Your operation seems simple and streamlined and as we all know that's the name of the game.
      What type of belay system do you implement?....we often use the 540 Rescue Belay. Tandem prusicks are stilled used however the 540 is gaining popularity.
      Have you ever tried using the Petzl ID as a belay device?
      Stay Progressive,
      Mike Donahue


      "Training Prepares You...For Moments That Define You

      Comment


      • #4
        How we Rescue

        If we can't catch them with the Aerial Ladder, we'll pluck them off using an Army Air Rescue. May seem like we're "cheating" but we have the resource and they're more than willing to use them.....
        "Be LOUD, Be PROUD..... It just might save your can someday when goin' through an intersection!!!!!"

        Life on the Truck (Quint) is good.....

        Eat til you're sleepy..... Sleep til you're hungry..... And repeat.....

        Comment


        • #5
          We are fortunate enough to train on towers that go as high as 300 feet. We have an antenna farm that has all sorts of jungle gyms to play on. Each climber uses a dual lanyard system that loops over the pegs as they climb. The lead guy sets up the escape line. Tandem prussiks are all we use. The 540 is junk once it gets any dirt or wet rope near it. The I'd is a nice piece of gear, but prussiks are cheap and work great. The second guy will take up the belay system. The third guy will bring the haul rope, can be rigged from high or bottom depending on the height. We like the SMC lite steel carabiners for weight savings and are switching completely to them for all systems. All of our gear bags have padded should straps for comfort. We are fortunate enough to have plenty of willing monkeys on our team that are more than happy to climb all over these things.
          Jason Brooks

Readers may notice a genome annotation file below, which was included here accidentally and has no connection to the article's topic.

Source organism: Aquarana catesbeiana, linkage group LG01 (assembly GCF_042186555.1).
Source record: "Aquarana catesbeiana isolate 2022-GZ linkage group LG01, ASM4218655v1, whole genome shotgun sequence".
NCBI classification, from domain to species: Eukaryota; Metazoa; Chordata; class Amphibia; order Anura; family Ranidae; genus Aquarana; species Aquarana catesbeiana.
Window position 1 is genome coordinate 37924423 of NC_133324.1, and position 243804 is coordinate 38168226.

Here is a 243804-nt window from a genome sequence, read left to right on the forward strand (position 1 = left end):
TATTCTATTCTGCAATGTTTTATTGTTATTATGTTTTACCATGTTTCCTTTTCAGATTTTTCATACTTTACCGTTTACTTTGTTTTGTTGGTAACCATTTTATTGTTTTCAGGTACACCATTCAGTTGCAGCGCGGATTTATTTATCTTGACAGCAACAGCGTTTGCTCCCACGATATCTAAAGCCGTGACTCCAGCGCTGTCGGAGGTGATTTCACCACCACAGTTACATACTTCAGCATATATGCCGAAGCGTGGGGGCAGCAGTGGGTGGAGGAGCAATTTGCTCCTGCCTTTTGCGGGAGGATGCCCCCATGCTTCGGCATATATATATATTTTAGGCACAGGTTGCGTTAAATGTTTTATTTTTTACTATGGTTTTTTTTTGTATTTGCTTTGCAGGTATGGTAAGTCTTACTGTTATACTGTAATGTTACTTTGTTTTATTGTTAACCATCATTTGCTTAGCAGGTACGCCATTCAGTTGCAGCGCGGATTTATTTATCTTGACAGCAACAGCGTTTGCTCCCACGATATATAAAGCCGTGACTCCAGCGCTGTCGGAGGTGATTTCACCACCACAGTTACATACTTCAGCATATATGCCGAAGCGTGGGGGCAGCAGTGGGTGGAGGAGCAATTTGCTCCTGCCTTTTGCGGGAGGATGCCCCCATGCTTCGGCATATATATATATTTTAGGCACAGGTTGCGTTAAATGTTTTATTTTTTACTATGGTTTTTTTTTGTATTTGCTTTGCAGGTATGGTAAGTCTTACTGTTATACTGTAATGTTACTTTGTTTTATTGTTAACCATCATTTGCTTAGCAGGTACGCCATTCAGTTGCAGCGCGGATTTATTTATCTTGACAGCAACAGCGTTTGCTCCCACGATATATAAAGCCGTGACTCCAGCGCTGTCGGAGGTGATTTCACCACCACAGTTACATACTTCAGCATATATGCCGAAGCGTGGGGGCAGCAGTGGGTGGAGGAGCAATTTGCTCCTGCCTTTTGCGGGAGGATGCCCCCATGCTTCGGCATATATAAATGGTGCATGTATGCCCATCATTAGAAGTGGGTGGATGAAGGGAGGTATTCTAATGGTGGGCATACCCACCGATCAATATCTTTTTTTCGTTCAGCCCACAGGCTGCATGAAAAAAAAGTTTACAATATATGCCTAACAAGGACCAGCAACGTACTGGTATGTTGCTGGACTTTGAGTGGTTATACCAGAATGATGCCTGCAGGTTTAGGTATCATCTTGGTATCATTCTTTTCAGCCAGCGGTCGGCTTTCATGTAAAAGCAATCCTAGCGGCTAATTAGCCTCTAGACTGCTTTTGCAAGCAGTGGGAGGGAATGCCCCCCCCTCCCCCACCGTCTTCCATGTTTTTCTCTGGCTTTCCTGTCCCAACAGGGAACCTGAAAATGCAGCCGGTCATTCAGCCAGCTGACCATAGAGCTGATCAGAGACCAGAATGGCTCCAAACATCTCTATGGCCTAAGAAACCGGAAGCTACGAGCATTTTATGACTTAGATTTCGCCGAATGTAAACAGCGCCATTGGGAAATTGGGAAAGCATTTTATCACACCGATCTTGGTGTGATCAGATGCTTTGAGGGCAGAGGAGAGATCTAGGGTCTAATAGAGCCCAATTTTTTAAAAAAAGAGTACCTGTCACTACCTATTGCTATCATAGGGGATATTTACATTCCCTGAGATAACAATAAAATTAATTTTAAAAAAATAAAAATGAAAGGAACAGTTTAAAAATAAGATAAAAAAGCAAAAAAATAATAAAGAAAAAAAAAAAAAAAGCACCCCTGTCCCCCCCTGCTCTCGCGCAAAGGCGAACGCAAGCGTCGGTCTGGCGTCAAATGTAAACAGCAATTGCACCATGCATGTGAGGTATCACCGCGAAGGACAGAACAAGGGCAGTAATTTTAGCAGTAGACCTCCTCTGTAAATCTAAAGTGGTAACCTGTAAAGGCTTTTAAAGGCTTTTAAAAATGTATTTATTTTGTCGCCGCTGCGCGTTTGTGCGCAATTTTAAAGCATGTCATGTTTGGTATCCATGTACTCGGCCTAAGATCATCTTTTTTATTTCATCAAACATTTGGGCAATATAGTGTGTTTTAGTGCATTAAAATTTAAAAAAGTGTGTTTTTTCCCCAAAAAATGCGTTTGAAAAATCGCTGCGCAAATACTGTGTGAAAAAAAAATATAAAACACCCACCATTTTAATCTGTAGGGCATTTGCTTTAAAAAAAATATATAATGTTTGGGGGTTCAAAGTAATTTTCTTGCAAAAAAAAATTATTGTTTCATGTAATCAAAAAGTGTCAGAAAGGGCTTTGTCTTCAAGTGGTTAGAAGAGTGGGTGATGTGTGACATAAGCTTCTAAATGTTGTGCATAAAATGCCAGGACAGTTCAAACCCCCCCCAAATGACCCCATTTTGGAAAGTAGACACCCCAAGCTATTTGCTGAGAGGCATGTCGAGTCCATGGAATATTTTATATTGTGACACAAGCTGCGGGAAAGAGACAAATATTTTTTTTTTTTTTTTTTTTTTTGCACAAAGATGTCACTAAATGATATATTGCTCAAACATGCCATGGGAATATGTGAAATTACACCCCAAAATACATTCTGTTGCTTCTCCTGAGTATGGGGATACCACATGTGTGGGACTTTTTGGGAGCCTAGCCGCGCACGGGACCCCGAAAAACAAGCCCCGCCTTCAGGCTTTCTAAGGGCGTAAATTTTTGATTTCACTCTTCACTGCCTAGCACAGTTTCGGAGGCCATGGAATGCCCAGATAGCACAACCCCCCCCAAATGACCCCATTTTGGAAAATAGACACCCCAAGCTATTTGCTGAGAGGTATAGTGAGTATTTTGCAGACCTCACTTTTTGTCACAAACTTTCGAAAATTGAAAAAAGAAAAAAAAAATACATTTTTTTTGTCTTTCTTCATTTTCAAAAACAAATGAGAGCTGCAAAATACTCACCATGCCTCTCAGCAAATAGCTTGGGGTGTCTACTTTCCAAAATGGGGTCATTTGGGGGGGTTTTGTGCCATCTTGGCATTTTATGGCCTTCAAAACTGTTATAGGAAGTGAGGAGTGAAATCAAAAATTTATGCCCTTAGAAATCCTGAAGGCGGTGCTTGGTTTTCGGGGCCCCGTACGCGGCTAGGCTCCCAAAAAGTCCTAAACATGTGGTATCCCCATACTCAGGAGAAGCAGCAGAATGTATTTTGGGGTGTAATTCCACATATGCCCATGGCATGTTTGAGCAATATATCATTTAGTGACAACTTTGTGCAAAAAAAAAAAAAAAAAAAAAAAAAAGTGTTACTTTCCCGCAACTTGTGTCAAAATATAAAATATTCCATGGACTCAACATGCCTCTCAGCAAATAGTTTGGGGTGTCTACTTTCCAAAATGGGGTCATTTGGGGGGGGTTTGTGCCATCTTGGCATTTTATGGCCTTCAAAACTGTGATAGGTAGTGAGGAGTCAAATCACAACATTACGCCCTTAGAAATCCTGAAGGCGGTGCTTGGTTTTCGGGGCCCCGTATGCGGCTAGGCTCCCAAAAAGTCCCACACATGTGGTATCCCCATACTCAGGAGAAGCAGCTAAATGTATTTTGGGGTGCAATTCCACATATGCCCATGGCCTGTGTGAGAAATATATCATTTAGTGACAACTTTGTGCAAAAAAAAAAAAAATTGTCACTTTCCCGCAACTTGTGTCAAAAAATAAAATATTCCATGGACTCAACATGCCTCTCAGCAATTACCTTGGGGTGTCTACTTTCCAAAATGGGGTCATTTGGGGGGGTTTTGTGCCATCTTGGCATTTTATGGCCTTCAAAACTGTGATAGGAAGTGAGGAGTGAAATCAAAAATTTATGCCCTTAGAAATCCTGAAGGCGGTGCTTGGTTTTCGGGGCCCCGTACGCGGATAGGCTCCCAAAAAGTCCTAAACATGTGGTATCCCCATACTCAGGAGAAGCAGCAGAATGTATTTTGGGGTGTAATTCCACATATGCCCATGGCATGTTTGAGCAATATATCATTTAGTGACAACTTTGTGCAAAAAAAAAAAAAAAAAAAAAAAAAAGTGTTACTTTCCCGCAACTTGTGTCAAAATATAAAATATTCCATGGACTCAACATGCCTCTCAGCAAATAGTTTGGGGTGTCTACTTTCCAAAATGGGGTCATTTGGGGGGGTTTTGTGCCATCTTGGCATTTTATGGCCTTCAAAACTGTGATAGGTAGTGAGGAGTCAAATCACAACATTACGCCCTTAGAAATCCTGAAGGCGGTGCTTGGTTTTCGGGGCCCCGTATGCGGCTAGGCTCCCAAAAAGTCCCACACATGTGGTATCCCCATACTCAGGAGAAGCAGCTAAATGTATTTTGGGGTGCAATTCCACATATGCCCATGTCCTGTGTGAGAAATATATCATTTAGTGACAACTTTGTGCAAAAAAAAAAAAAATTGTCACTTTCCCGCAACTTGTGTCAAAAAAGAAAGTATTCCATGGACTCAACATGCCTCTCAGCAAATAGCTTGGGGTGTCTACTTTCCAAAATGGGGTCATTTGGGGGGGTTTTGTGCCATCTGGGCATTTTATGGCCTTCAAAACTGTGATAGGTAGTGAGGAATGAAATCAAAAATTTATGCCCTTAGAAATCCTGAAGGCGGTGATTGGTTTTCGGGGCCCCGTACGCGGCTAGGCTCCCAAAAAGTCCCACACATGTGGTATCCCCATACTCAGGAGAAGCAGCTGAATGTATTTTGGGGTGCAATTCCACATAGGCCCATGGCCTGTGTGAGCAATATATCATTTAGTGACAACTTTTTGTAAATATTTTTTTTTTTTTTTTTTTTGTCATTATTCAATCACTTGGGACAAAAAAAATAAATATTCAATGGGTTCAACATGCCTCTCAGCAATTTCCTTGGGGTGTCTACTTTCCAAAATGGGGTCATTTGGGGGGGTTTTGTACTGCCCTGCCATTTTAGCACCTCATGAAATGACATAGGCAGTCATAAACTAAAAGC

IAFF Local 2388
          IACOJ

          Comment


          • #6
            Originally posted by ProgressiveRescue Specialized Rescue Forum Moderator View Post
            Great posting Bottrigg..loved the pics. Your department is fortunate to be able to train on actual towers. It seems these days that insurance and fears of lawsuits hamper training in some really desirable locations.
            Your operation seems simple and streamlined and as we all know that's the name of the game.
            What type of belay system do you implement?....we often use the 540 Rescue Belay. Tandem prusicks are stilled used however the 540 is gaining popularity.
            Have you ever tried using the Petzl ID as a belay device?
            Stay Progressive,
            Mike Donahue


            Mike,
            I have no problem with the 540 up on a tower. It's a great tool if the load is directly under the device. I would say that we use the TPB most of the time. Currently, we only have the NFPA L, I'Ds so we have chosen not to belay with them. The new buzz seems to be the MPD. I've not used them yet, but Rescue Response has some great video of them in action. I like the mirrored system approach and the fact that they are a bearing pulley (unlike the I'D). Anything that removes LRH and changeovers is a plus in my book. The only augment I can't win with these new devices is the cost issue. The manufacture demonstrates the cost savings of the MPD in comparison to each individual component it replaces. But, when you already have all of these components, it's a hard sell to the chief. Also, I'm not sure you can use the MPD as a traveling brake, so that would be a change from the I'D.